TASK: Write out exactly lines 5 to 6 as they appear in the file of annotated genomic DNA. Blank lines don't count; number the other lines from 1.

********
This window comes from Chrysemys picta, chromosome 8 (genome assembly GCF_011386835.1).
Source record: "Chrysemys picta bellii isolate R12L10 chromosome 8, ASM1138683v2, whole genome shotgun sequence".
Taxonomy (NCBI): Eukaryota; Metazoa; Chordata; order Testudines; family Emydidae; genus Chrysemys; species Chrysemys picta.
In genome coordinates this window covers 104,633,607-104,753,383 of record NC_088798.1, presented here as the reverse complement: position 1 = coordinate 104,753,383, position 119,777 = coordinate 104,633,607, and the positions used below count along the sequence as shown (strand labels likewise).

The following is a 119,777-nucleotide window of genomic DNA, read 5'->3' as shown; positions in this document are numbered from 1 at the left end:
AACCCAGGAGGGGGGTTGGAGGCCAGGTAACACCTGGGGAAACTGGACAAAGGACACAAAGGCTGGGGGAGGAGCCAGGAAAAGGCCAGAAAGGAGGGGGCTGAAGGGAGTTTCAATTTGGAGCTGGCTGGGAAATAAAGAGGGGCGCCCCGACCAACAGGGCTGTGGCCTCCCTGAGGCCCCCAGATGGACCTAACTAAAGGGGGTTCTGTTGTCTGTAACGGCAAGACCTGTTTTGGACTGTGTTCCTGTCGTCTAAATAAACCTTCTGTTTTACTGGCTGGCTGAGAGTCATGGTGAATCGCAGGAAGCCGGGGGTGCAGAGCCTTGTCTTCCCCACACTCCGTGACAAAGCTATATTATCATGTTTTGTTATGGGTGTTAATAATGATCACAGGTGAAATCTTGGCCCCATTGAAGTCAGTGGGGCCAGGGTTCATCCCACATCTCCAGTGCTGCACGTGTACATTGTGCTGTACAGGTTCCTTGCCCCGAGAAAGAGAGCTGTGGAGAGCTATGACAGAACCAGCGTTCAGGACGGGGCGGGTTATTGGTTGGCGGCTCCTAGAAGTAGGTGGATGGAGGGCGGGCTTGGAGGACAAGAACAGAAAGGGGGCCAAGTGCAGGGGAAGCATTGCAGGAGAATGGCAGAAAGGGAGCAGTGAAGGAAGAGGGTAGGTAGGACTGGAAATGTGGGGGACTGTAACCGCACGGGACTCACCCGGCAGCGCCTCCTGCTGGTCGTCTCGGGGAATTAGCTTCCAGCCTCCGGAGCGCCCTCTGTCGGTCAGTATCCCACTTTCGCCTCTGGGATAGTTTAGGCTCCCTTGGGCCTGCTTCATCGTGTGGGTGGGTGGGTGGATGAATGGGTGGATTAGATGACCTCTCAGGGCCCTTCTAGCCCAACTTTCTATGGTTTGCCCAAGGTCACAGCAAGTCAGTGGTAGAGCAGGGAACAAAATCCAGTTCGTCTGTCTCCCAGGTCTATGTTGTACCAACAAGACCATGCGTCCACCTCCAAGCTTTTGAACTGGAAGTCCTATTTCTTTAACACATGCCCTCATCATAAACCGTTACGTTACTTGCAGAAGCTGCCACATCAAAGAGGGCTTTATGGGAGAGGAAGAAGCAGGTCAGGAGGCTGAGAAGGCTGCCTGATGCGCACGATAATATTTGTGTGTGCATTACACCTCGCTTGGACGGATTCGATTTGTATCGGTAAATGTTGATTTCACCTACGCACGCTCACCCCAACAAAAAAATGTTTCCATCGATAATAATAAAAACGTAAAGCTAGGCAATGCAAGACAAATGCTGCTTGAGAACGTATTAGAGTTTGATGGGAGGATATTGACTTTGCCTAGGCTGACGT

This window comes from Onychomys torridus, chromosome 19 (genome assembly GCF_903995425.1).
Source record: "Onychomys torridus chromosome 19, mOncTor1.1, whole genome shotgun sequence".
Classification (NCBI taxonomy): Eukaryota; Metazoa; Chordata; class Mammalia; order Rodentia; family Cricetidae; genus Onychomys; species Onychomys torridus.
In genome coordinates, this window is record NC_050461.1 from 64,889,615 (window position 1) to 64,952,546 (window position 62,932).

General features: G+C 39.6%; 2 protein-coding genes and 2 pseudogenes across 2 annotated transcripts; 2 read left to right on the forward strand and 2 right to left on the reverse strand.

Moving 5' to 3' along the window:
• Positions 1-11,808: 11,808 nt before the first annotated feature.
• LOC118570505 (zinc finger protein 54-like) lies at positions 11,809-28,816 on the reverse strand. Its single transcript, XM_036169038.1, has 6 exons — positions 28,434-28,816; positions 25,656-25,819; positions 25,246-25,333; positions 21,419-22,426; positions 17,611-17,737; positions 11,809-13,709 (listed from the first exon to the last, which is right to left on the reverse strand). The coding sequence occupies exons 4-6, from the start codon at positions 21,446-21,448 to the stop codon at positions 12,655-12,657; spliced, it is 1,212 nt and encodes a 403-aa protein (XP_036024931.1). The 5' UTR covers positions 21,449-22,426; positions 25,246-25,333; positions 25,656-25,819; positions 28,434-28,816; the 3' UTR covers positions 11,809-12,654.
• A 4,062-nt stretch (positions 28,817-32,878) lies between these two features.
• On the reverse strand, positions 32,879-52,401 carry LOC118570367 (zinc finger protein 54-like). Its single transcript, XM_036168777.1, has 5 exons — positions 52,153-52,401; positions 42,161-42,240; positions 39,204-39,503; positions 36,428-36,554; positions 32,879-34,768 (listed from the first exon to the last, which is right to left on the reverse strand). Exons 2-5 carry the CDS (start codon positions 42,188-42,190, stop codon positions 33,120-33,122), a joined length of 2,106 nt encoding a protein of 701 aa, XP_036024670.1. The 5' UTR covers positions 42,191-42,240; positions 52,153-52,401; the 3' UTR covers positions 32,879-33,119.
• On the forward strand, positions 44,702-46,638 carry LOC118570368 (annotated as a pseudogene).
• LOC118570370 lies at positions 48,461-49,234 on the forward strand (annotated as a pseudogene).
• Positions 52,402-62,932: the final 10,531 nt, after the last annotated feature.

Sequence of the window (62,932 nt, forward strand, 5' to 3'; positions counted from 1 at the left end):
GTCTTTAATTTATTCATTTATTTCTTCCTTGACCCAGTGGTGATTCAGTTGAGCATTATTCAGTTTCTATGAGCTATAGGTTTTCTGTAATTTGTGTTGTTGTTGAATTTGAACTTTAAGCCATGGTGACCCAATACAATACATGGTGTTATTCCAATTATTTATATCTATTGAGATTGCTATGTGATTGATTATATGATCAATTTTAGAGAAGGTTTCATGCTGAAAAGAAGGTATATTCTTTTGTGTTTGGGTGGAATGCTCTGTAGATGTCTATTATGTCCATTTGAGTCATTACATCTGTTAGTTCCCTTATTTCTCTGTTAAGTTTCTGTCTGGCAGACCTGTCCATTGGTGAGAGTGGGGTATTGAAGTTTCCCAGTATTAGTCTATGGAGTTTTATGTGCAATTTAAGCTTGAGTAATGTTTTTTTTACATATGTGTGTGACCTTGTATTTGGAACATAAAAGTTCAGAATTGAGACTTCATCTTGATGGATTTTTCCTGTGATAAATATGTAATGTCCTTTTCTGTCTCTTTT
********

The following is a 119,777-nucleotide window of genomic DNA, read 5'->3' as shown; positions in this document are numbered from 1 at the left end:
AACCCAGGAGGGGGGTTGGAGGCCAGGTAACACCTGGGGAAACTGGACAAAGGACACAAAGGCTGGGGGAGGAGCCAGGAAAAGGCCAGAAAGGAGGGGGCTGAAGGGAGTTTCAATTTGGAGCTGGCTGGGAAATAAAGAGGGGCGCCCCGACCAACAGGGCTGTGGCCTCCCTGAGGCCCCCAGATGGACCTAACTAAAGGGGGTTCTGTTGTCTGTAACGGCAAGACCTGTTTTGGACTGTGTTCCTGTCGTCTAAATAAACCTTCTGTTTTACTGGCTGGCTGAGAGTCATGGTGAATCGCAGGAAGCCGGGGGTGCAGAGCCTTGTCTTCCCCACACTCCGTGACAAAGCTATATTATCATGTTTTGTTATGGGTGTTAATAATGATCACAGGTGAAATCTTGGCCCCATTGAAGTCAGTGGGGCCAGGGTTCATCCCACATCTCCAGTGCTGCACGTGTACATTGTGCTGTACAGGTTCCTTGCCCCGAGAAAGAGAGCTGTGGAGAGCTATGACAGAACCAGCGTTCAGGACGGGGCGGGTTATTGGTTGGCGGCTCCTAGAAGTAGGTGGATGGAGGGCGGGCTTGGAGGACAAGAACAGAAAGGGGGCCAAGTGCAGGGGAAGCATTGCAGGAGAATGGCAGAAAGGGAGCAGTGAAGGAAGAGGGTAGGTAGGACTGGAAATGTGGGGGACTGTAACCGCACGGGACTCACCCGGCAGCGCCTCCTGCTGGTCGTCTCGGGGAATTAGCTTCCAGCCTCCGGAGCGCCCTCTGTCGGTCAGTATCCCACTTTCGCCTCTGGGATAGTTTAGGCTCCCTTGGGCCTGCTTCATCGTGTGGGTGGGTGGGTGGATGAATGGGTGGATTAGATGACCTCTCAGGGCCCTTCTAGCCCAACTTTCTATGGTTTGCCCAAGGTCACAGCAAGTCAGTGGTAGAGCAGGGAACAAAATCCAGTTCGTCTGTCTCCCAGGTCTATGTTGTACCAACAAGACCATGCGTCCACCTCCAAGCTTTTGAACTGGAAGTCCTATTTCTTTAACACATGCCCTCATCATAAACCGTTACGTTACTTGCAGAAGCTGCCACATCAAAGAGGGCTTTATGGGAGAGGAAGAAGCAGGTCAGGAGGCTGAGAAGGCTGCCTGATGCGCACGATAATATTTGTGTGTGCATTACACCTCGCTTGGACGGATTCGATTTGTATCGGTAAATGTTGATTTCACCTACGCACGCTCACCCCAACAAAAAAATGTTTCCATCGATAATAATAAAAACGTAAAGCTAGGCAATGCAAGACAAATGCTGCTTGAGAACGTATTAGAGTTTGATGGGAGGATATTGACTTTGCCTAGGCTGACGT